In the lawsuit, Petito's parents, Joseph Petito and Nichole Schmidt, alleged that the Laundrie family knew that their son killed the young girl, and they even helped him flee the country.
"Christopher Laundrie and Roberta Laundrie knew of the mental suffering and anguish of Joseph Petito and Nichole Schmidt, and knew that they could alleviate, at least in part, such mental suffering and anguish by disclosing what they knew about the well-being and the location of the remains of Gabrielle Petito, yet they repeatedly refused to do so," the lawsuit noted.
Christopher and Roberta believe they have "fundamental constitutional rights to silence," the paperwork reads, adding that the family has a "general constitutional right not to speak on any topic and a more specific constitutional right not to speak in the face of a criminal investigation."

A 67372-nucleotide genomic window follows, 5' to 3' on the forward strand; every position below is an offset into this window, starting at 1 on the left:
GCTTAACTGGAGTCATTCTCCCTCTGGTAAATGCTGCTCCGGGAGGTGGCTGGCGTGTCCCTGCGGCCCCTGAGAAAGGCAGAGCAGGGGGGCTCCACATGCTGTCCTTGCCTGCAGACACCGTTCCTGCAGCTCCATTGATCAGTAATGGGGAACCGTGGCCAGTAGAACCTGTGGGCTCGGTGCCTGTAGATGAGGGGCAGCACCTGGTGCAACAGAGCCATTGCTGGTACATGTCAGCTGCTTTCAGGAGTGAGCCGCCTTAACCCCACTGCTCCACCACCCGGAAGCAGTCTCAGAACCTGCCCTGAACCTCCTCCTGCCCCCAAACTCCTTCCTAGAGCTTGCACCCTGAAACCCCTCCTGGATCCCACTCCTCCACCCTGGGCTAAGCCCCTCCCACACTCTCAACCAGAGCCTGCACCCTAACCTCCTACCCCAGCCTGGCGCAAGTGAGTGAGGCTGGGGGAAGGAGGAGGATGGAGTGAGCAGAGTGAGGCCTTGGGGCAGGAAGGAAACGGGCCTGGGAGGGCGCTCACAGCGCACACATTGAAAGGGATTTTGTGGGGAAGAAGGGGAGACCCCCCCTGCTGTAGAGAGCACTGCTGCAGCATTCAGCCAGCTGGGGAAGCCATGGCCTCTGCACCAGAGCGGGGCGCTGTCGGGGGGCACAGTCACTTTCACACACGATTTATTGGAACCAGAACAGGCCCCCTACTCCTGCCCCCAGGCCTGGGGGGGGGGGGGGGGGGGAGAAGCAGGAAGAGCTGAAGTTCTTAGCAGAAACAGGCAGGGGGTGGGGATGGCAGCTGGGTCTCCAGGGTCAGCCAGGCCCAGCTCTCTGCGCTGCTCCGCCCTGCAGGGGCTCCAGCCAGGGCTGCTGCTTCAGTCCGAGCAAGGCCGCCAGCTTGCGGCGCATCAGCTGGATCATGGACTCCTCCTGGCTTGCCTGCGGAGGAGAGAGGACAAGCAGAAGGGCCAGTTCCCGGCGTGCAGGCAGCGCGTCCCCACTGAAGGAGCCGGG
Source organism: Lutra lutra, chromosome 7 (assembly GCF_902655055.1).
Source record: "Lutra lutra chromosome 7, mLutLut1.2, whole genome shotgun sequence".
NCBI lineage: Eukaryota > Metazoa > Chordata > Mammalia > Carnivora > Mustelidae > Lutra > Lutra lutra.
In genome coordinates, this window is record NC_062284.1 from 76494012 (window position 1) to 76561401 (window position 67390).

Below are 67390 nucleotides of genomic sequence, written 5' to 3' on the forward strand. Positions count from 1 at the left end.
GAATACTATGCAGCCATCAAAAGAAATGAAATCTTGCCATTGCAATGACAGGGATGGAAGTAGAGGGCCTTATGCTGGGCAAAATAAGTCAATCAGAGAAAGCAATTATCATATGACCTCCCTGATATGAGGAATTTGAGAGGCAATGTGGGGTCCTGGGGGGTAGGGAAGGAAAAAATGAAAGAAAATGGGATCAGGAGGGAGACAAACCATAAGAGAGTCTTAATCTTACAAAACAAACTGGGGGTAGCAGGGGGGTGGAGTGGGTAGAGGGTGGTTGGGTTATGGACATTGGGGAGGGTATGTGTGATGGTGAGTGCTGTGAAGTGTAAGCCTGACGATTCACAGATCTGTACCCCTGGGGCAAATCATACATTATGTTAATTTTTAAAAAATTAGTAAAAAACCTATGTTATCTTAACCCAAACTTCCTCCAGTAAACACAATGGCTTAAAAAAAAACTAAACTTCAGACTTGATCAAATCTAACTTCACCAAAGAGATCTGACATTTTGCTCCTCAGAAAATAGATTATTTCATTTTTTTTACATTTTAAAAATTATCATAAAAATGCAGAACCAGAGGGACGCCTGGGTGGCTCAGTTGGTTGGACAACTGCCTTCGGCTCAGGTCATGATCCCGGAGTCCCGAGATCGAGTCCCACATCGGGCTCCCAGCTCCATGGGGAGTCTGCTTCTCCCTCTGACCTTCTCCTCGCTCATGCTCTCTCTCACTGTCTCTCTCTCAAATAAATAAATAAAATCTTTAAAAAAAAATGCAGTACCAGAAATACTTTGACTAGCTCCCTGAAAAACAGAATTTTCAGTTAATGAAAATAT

Steven Bertolino, who is the family attorney for the Laundrie family, said that the lawsuit against them is "baseless and frivolous."
"The Laundries have exercised their constitutional right to refrain from speaking and have relied on counsel to speak for them. This is not only common practice in our civilized community but it embodies the exercise of fundamental rights under the United States and Florida Constitutions," Bertolino, who is confident the suit will be dismissed, said.
Joseph and Nichole believe that Brian sent text messages to Gabby's parents, making it seem like she was still alive. In one text message she allegedly sent to her mom, Gabby called her grandfather by his real name, Stan, which is something she never did.
The Petito family thinks the Laundries "exhibited extreme and outrageous conduct which constitutes behavior, under circumstances, which goes beyond all possible bounds of decency," the lawsuit reads.